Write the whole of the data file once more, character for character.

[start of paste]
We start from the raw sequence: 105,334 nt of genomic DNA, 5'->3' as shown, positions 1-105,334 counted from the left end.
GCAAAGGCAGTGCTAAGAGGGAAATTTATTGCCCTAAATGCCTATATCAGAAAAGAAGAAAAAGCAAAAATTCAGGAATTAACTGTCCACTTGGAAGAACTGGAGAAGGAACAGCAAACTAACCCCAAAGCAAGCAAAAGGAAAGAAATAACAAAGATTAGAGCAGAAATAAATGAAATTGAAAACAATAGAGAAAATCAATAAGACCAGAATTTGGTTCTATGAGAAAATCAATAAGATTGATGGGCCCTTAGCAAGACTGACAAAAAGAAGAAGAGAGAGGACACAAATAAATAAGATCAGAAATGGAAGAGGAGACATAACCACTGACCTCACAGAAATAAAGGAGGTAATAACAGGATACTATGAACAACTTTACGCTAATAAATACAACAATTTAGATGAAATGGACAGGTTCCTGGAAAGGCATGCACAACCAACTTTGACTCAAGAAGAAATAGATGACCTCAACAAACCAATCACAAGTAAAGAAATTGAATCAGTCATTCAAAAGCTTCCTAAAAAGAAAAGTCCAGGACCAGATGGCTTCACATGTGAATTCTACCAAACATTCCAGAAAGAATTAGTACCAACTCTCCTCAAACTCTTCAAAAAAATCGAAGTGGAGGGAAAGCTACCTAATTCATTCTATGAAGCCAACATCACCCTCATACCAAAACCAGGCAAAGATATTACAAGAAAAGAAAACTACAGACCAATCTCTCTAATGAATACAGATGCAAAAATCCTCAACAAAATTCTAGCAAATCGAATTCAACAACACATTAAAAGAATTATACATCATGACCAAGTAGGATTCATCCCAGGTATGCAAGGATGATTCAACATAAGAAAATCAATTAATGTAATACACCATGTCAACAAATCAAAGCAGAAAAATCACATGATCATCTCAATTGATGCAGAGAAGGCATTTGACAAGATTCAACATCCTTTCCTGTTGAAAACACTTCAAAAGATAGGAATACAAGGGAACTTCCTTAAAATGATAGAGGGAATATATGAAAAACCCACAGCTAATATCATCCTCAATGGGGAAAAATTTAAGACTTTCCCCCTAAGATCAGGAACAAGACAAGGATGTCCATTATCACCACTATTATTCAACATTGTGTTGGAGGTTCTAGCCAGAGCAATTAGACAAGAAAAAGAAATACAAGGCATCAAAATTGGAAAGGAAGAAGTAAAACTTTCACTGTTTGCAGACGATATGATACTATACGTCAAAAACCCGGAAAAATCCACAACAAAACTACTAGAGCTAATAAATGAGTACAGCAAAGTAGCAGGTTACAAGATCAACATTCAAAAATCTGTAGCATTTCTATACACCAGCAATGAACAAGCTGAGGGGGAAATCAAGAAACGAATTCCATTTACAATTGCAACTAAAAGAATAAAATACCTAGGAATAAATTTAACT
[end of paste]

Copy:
We start from the raw sequence: 105,334 nt of genomic DNA, 5'->3' as shown, positions 1-105,334 counted from the left end.
GCAAAGGCAGTGCTAAGAGGGAAATTTATTGCCCTAAATGCCTATATCAGAAAAGAAGAAAAAGCAAAAATTCAGGAATTAACTGTCCACTTGGAAGAACTGGAGAAGGAACAGCAAACTAACCCCAAAGCAAGCAAAAGGAAAGAAATAACAAAGATTAGAGCAGAAATAAATGAAATTGAAAACAATAGAGAAAATCAATAAGACCAGAATTTGGTTCTATGAGAAAATCAATAAGATTGATGGGCCCTTAGCAAGACTGACAAAAAGAAGAAGAGAGAGGACACAAATAAATAAGATCAGAAATGGAAGAGGAGACATAACCACTGACCTCACAGAAATAAAGGAGGTAATAACAGGATACTATGAACAACTTTACGCTAATAAATACAACAATTTAGATGAAATGGACAGGTTCCTGGAAAGGCATGCACAACCAACTTTGACTCAAGAAGAAATAGATGACCTCAACAAACCAATCACAAGTAAAGAAATTGAATCAGTCATTCAAAAGCTTCCTAAAAAGAAAAGTCCAGGACCAGATGGCTTCACATGTGAATTCTACCAAACATTCCAGAAAGAATTAGTACCAACTCTCCTCAAACTCTTCAAAAAAATCGAAGTGGAGGGAAAGCTACCTAATTCATTCTATGAAGCCAACATCACCCTCATACCAAAACCAGGCAAAGATATTACAAGAAAAGAAAACTACAGACCAATCTCTCTAATGAATACAGATGCAAAAATCCTCAACAAAATTCTAGCAAATCGAATTCAACAACACATTAAAAGAATTATACATCATGACCAAGTAGGATTCATCCCAGGTATGCAAGGATGATTCAACATAAGAAAATCAATTAATGTAATACACCATGTCAACAAATCAAAGCAGAAAAATCACATGATCATCTCAATTGATGCAGAGAAGGCATTTGACAAGATTCAACATCCTTTCCTGTTGAAAACACTTCAAAAGATAGGAATACAAGGGAACTTCCTTAAAATGATAGAGGGAATATATGAAAAACCCACAGCTAATATCATCCTCAATGGGGAAAAATTTAAGACTTTCCCCCTAAGATCAGGAACAAGACAAGGATGTCCATTATCACCACTATTATTCAACATTGTGTTGGAGGTTCTAGCCAGAGCAATTAGACAAGAAAAAGAAATACAAGGCATCAAAATTGGAAAGGAAGAAGTAAAACTTTCACTGTTTGCAGACGATATGATACTATACGTCAAAAACCCGGAAAAATCCACAACAAAACTACTAGAGCTAATAAATGAGTACAGCAAAGTAGCAGGTTACAAGATCAACATTCAAAAATCTGTAGCATTTCTATACACCAGCAATGAACAAGCTGAGGGGGAAATCAAGAAACGAATTCCATTTACAATTGCAACTAAAAGAATAAAATACCTAGGAATAAATTTAACT